A few months ago, with the anticipation for the new adaptation of Stephen Kings classic horror novel growing by the day, I was among a small group of journalists who paid a visit to the It edit bay, where the filmmakers were hard at work completing the September 8th release.
Director Andrs Andy Muschietti and producer Barbara Muschietti the brother-sister duo who previously collaborated on Mama showed us several scenes from the film, and discussed their approach to bringing Kings novel to the big screen.
The scenes we were shown were from fairly early on, beginning with one in which young friends Bill Denbrough (Jaeden Lieberher), Richie Tozier (Finn Wolfhard), Stanley Uris (Wyatt Oleff) and Eddie Kaspbrak (Jack Dylan Grazer) investigate an opening in the Derry, Maine area known as the Barrens that leads them into the sewers and make a discovery connected to one of the many missing (and presumed dead) kids in the area, which includes Bills own brother, Georgie.
The kids are interrupted by the arrival of classmate Ben (Jeremy Ray Taylor), who is desperately running from the vicious older teen Henry Bowers (Nicholas Hamilton) and his gang. Bill and the others help Ben hide, while Henrys cohort Patrick (Nicholas Hamilton) gets turned around in the sewers pursuing them only to begin to see some very dark and ominous things in front of him, including the appearance of ghoulish, dead-looking children and then a terrifying clown who runs at Patrick and seemingly tears him apart.
More was shown to us from soon after in the film, as the boys befriend Beverly Marsh (Sophia Lillis) -- the final member of the so-called Losers Club, Mike Hanlon (Chosen Jacobs), has yet to join at this point -- and share an underwear-clad swim in a lake, where both Ben and Bill seem to be especially infatuated with Beverly.
Even as the group bond and have fun over the summer, their discussion keeps going back to the dark occurrences in their town, Bens collection of news clippings from the area, and the fact that in Derry, its very, very dangerous to be a kid
After showing us the footage, Andres and Barbara spoke about their take on Pennywise the Clown (and creepy clowns in general), the hugely positive reaction to the trailer, getting the stamp of approval from Stephen King himself and more
The King is Pleased!
While Stephen King was not involved in the making of It at all, he was shown an early cut of the film and proceeded to give his endorsement.
Said Andy, of King's reaction, It was awesome. Its his work and its sort of a test. Youre always waiting for him to say something. One week before they showed it to him I started getting a little concerned. And it just happened. Barbara added that King, after seeing the film, wrote an email to Andy which was very beautiful, with Andres noting, He was very moved. It was awesome.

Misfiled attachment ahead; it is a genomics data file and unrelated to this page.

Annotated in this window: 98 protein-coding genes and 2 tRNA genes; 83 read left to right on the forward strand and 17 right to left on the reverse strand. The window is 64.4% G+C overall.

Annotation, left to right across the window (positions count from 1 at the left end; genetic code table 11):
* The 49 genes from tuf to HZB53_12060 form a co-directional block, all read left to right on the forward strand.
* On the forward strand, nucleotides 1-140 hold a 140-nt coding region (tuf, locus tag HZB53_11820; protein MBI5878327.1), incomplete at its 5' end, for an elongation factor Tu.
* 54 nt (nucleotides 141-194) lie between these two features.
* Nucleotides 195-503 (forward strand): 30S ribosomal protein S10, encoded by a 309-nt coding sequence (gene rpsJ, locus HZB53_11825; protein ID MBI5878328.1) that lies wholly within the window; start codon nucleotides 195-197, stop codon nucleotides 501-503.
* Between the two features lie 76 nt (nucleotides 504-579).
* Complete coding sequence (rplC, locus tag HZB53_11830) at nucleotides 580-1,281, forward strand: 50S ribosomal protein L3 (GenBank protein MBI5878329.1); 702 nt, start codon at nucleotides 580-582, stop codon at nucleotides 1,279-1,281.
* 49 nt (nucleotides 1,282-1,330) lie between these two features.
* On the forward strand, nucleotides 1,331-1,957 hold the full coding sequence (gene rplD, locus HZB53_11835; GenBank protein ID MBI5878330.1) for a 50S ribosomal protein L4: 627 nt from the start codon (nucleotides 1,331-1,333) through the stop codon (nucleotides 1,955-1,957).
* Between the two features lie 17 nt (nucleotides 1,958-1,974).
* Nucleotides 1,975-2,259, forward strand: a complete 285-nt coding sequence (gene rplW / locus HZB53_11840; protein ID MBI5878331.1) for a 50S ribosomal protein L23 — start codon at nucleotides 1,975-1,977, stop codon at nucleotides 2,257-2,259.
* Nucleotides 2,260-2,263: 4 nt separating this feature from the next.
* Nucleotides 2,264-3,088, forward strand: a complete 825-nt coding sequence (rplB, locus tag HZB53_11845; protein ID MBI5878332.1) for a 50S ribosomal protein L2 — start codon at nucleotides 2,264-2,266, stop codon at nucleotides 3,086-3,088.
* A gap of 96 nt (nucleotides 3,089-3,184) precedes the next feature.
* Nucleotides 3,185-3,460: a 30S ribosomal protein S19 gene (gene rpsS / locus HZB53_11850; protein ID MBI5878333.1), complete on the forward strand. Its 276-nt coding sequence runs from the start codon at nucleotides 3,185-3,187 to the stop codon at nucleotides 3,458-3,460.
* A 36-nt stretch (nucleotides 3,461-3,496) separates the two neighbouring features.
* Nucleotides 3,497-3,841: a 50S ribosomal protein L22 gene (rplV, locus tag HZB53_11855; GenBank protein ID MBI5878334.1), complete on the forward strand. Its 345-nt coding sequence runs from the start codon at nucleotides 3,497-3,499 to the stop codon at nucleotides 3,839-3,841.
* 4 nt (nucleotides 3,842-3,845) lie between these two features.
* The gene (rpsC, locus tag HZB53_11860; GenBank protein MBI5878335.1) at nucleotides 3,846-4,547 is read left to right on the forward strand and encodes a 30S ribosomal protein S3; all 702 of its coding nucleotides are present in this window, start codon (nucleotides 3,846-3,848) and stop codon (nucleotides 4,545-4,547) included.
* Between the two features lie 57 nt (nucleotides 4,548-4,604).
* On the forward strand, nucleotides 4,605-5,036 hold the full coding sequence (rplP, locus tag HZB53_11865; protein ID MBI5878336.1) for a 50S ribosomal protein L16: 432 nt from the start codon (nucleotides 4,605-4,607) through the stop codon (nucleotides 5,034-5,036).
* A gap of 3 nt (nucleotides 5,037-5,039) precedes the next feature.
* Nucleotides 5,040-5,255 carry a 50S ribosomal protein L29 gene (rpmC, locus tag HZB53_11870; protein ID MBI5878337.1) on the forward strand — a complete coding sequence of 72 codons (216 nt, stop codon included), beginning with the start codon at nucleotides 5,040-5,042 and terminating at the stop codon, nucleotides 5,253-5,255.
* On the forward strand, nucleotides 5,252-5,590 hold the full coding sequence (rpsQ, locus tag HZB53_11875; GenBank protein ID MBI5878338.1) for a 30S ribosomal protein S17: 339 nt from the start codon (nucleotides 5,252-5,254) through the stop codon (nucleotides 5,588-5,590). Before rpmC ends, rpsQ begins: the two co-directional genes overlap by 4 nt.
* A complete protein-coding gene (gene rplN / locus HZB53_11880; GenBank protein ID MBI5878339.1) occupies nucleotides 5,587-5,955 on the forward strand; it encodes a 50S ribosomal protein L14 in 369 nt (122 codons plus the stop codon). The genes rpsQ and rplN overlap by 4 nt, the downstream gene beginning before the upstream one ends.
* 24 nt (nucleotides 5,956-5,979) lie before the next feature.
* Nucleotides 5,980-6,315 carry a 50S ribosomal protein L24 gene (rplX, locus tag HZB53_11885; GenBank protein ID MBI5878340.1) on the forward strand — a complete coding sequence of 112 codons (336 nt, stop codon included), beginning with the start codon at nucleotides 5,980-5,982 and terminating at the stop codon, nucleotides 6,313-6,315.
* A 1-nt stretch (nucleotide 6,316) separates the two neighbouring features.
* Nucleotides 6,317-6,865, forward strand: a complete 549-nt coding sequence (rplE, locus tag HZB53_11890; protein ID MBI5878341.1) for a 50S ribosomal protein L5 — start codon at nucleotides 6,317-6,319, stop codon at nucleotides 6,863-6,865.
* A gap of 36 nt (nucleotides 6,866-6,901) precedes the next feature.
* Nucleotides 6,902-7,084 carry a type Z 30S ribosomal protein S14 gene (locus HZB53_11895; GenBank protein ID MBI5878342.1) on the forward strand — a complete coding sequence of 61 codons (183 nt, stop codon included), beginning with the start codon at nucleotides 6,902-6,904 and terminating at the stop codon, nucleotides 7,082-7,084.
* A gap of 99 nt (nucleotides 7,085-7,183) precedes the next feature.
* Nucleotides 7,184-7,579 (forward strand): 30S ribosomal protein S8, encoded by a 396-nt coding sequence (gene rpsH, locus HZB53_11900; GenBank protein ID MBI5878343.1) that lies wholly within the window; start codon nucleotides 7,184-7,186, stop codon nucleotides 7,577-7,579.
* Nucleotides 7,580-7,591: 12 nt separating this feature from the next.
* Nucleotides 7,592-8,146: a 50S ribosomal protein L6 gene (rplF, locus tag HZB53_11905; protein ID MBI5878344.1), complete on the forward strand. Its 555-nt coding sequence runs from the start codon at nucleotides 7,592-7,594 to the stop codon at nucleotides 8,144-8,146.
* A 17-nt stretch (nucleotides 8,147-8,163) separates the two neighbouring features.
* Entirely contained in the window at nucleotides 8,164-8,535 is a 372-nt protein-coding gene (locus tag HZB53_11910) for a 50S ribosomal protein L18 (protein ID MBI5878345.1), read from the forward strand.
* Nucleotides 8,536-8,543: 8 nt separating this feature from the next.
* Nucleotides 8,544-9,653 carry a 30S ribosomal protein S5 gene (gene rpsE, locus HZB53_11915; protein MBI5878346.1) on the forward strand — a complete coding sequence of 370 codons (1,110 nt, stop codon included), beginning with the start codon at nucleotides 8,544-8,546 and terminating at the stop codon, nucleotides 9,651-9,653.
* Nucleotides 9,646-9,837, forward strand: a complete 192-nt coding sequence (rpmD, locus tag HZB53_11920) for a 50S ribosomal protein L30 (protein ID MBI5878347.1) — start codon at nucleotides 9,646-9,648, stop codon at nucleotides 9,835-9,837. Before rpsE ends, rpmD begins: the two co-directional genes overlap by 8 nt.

The film tweaks aspects of the storyline, beyond moving the story from the 1950s to the 1980s, including the forms that It uses to terrify the children which in the novel, with its 1950s setting, were classic movie monsters. Remarked Barbara, That was one of the things that King said in his email to Andy, that he loved the licenses that were taken.
The (Very) Scary Clown
Its main form is, of course, Pennywise the Clown, here played by Bill Skarsgard (Hemlock Grove). When it came to getting to depict Pennywise, and a scary clown in general, Andy said, Its great. This tradition of the scary clown -- its like were bearers of the torch. I heard several things from clown unions. [Laughs] They dont like us to surface! But it was already there. The creepy clown is so embedded in popular culture way before Stephen King.
Pennywise struck a chord with many kids who saw the 1990 miniseries (featuring Tim Curry as Pennywise) at a young age, becoming their main embodiment of a scary clown and Andres added, I hope we can do it again in this one. But historically, the middle ages, and the Grimm Tales and jesters, theyre always grotesque. Theres nothing graceful about a clown. Theyre caricatures and theyre grotesque caricatures. I dont think we ruined much of clown culture. Its always been that.
As for their version of Pennywise wearing far older clothing than Tim Currys version, going back centuries, Andy said, Its been a journey with our costume designer. I wanted him to feel ancient and I wanted to change the image of Pennywise as a 1950s circus clown and expand the feeling of that perception of that creature and making it more ancient and more layered. It comes with several things but also with the costume. Its linked to the descriptions of the book. Its silvery and has orange pom poms and stuff. Its a balance between a more layered aesthetic and the original description.
In the scene we were shown with Patrick in the sewers, Pennywise himself is only glimpsed briefly, but overall, Andy promised that when it came to their depiction of the character, You wont miss Pennywise. Theres enough appearances of Pennywise. The way he operates is hes your worst fear to scare you and make you release the juices that hell eat and enjoy the flesh because the flesh is seasoned by your fear. I would say theres an incarnation of fear and a different incarnation of terror for each of the losers. I wont tell you when Pennywise shows up in the shape of the clown but its related to the moments where hes ready to eat you. Hes scared you to death already and now hes ready to eat you, or when the group of losers is all together.